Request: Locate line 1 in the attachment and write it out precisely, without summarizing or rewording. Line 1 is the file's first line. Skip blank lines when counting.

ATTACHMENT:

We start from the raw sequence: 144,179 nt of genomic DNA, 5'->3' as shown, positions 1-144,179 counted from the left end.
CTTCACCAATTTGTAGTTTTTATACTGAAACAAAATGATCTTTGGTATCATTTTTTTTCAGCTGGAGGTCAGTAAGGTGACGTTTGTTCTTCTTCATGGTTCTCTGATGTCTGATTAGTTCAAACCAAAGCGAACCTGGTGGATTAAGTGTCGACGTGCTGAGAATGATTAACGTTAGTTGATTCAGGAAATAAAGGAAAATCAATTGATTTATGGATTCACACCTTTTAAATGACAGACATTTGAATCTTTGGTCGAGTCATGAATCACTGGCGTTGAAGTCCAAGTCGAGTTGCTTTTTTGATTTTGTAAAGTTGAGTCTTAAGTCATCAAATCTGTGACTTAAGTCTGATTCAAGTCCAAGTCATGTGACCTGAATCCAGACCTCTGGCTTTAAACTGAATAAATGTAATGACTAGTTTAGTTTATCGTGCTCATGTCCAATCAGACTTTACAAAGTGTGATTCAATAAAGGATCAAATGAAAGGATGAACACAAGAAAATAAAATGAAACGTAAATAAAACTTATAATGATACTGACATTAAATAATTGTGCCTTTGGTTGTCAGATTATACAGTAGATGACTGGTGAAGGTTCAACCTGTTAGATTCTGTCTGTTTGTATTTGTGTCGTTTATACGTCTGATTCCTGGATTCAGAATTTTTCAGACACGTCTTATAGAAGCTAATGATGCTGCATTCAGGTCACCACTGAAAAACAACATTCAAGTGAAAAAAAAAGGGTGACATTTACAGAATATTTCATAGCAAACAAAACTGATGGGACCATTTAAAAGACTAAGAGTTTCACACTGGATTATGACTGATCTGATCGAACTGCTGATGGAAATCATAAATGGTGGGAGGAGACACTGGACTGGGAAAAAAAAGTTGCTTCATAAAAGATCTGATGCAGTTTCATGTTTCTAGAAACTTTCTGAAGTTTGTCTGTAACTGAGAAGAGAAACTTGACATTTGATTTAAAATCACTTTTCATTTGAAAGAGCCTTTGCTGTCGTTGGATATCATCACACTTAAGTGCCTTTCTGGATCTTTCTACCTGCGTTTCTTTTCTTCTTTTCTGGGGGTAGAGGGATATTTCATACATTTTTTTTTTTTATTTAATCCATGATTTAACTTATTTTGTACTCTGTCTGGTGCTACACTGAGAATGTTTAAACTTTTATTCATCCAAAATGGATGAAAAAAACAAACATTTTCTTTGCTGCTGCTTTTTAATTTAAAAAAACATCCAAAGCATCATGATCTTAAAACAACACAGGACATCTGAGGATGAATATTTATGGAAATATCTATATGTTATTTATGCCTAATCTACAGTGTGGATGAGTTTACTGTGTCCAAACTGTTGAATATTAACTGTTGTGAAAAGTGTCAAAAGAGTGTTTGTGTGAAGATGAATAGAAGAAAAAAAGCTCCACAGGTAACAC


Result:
We start from the raw sequence: 144,179 nt of genomic DNA, 5'->3' as shown, positions 1-144,179 counted from the left end.